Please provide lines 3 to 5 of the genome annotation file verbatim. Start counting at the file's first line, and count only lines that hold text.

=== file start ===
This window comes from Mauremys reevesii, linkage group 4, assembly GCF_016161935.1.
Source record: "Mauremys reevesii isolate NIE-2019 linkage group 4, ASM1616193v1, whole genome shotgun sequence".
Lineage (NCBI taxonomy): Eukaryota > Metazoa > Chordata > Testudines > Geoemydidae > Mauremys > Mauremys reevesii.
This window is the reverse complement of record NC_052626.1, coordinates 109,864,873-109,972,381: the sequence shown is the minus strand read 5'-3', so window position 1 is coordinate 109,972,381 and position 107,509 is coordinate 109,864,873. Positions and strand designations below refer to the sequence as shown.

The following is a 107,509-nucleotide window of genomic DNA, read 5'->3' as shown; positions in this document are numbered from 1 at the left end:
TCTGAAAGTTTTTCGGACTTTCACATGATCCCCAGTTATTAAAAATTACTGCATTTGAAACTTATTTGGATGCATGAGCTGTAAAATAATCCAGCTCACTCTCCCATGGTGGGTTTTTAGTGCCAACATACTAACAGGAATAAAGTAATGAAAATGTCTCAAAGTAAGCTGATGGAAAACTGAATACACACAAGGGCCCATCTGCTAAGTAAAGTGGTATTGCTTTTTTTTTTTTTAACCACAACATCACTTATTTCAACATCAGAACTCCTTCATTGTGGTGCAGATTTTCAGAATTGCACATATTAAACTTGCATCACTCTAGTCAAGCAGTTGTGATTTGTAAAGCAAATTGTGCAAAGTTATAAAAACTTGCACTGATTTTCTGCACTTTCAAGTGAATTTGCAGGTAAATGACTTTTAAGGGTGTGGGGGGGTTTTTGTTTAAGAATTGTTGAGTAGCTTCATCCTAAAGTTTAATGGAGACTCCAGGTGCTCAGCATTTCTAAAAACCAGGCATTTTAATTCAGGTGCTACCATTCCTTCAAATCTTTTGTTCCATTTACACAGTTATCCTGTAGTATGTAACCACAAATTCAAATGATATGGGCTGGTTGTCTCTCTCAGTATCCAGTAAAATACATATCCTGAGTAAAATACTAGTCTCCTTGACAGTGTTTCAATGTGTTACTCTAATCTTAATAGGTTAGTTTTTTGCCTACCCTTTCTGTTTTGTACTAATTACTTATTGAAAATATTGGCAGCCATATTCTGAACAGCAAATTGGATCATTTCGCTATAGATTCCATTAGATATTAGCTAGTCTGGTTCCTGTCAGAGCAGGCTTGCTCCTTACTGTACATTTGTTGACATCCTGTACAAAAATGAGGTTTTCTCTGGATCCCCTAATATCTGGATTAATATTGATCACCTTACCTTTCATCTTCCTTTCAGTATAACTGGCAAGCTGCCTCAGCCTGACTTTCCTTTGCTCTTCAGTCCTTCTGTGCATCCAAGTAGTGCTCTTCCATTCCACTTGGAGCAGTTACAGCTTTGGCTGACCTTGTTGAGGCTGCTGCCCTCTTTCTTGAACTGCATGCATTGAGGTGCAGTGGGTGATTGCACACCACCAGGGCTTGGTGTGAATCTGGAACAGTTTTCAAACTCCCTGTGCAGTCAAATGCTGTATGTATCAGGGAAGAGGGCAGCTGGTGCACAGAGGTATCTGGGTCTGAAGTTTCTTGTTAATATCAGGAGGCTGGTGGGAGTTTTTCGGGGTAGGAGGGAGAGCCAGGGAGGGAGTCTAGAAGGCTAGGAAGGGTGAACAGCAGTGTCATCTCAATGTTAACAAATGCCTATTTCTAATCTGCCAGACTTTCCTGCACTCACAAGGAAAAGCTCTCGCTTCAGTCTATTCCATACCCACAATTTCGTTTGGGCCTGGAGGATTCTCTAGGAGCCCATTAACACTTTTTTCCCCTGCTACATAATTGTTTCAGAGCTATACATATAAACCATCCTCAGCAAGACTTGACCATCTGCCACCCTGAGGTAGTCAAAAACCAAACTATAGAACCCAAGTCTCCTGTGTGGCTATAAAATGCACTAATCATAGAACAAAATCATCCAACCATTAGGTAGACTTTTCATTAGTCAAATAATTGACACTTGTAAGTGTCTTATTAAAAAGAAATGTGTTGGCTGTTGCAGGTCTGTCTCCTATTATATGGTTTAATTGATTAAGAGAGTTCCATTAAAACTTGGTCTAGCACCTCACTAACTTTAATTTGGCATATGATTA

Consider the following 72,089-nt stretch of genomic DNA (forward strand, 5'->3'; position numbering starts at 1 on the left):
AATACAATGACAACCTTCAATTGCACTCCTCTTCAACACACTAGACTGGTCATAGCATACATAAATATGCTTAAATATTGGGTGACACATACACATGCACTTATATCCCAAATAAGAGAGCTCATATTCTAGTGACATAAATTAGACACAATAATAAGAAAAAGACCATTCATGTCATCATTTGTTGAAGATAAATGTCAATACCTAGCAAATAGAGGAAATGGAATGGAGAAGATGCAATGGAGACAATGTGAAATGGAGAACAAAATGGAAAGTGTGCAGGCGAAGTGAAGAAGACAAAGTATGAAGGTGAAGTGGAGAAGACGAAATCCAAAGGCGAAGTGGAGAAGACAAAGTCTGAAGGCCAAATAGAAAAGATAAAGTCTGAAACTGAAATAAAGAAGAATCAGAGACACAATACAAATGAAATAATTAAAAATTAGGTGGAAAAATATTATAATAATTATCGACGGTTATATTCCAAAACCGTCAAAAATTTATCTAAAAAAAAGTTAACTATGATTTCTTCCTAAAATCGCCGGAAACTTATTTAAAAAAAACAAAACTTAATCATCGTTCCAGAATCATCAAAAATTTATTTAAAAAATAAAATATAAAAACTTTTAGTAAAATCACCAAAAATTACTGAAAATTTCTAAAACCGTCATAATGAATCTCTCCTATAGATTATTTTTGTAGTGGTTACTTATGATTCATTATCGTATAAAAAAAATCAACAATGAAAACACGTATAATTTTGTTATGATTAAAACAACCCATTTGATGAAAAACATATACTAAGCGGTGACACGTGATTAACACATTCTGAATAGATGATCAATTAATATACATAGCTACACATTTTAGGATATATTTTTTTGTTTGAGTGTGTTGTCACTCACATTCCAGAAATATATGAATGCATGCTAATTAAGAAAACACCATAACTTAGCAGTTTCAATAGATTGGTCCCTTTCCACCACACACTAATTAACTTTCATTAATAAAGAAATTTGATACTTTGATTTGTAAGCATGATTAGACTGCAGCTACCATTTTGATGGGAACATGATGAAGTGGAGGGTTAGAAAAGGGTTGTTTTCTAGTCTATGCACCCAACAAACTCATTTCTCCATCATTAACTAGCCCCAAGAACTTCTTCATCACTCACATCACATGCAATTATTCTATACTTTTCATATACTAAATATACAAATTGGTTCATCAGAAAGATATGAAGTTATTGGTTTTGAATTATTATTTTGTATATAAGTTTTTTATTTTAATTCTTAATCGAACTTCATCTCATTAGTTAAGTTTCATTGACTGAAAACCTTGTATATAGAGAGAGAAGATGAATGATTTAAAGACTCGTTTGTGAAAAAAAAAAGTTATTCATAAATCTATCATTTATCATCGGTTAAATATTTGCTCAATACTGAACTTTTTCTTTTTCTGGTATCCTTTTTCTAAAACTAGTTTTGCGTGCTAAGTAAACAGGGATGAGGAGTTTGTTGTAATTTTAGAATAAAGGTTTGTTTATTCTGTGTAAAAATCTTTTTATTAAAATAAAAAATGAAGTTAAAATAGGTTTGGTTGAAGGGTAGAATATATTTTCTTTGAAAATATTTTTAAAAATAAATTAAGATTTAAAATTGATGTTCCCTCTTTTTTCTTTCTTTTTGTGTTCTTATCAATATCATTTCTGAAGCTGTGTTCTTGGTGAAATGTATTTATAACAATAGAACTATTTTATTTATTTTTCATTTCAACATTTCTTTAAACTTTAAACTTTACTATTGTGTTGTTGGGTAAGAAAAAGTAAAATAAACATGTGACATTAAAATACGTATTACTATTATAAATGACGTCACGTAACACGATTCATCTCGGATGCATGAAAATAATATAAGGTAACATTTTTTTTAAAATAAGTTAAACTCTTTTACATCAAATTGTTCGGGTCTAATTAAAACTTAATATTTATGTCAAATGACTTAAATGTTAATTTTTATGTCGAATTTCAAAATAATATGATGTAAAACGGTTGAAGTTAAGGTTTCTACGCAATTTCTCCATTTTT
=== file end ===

Lineage (NCBI taxonomy): Eukaryota > Metazoa > Chordata > Testudines > Geoemydidae > Mauremys > Mauremys reevesii.
This window is the reverse complement of record NC_052626.1, coordinates 109,864,873-109,972,381: the sequence shown is the minus strand read 5'-3', so window position 1 is coordinate 109,972,381 and position 107,509 is coordinate 109,864,873. Positions and strand designations below refer to the sequence as shown.

The following is a 107,509-nucleotide window of genomic DNA, read 5'->3' as shown; positions in this document are numbered from 1 at the left end: